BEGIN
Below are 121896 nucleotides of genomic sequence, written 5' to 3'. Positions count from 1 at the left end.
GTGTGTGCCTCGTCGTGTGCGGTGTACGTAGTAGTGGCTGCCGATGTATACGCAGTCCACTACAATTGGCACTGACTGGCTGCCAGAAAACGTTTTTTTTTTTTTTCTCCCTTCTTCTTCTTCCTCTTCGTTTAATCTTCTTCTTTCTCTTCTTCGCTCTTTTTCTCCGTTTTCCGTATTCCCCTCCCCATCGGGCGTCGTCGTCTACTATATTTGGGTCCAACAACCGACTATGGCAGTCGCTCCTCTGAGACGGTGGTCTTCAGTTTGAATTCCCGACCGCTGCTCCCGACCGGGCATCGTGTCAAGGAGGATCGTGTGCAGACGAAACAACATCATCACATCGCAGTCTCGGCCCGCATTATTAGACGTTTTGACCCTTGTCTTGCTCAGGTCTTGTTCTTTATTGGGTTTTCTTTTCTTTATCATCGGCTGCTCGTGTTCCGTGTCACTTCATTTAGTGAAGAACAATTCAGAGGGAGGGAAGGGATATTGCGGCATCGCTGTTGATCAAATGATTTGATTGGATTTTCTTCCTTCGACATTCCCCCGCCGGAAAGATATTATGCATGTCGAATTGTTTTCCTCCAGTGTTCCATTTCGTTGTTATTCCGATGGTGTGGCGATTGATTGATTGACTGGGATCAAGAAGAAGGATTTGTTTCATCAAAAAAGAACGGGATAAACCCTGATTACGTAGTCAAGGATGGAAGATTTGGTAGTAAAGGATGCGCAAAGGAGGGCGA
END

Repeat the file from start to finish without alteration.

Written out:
Below are 121896 nucleotides of genomic sequence, written 5' to 3'. Positions count from 1 at the left end.
GTGTGTGCCTCGTCGTGTGCGGTGTACGTAGTAGTGGCTGCCGATGTATACGCAGTCCACTACAATTGGCACTGACTGGCTGCCAGAAAACGTTTTTTTTTTTTTTCTCCCTTCTTCTTCTTCCTCTTCGTTTAATCTTCTTCTTTCTCTTCTTCGCTCTTTTTCTCCGTTTTCCGTATTCCCCTCCCCATCGGGCGTCGTCGTCTACTATATTTGGGTCCAACAACCGACTATGGCAGTCGCTCCTCTGAGACGGTGGTCTTCAGTTTGAATTCCCGACCGCTGCTCCCGACCGGGCATCGTGTCAAGGAGGATCGTGTGCAGACGAAACAACATCATCACATCGCAGTCTCGGCCCGCATTATTAGACGTTTTGACCCTTGTCTTGCTCAGGTCTTGTTCTTTATTGGGTTTTCTTTTCTTTATCATCGGCTGCTCGTGTTCCGTGTCACTTCATTTAGTGAAGAACAATTCAGAGGGAGGGAAGGGATATTGCGGCATCGCTGTTGATCAAATGATTTGATTGGATTTTCTTCCTTCGACATTCCCCCGCCGGAAAGATATTATGCATGTCGAATTGTTTTCCTCCAGTGTTCCATTTCGTTGTTATTCCGATGGTGTGGCGATTGATTGATTGACTGGGATCAAGAAGAAGGATTTGTTTCATCAAAAAAGAACGGGATAAACCCTGATTACGTAGTCAAGGATGGAAGATTTGGTAGTAAAGGATGCGCAAAGGAGGGCGA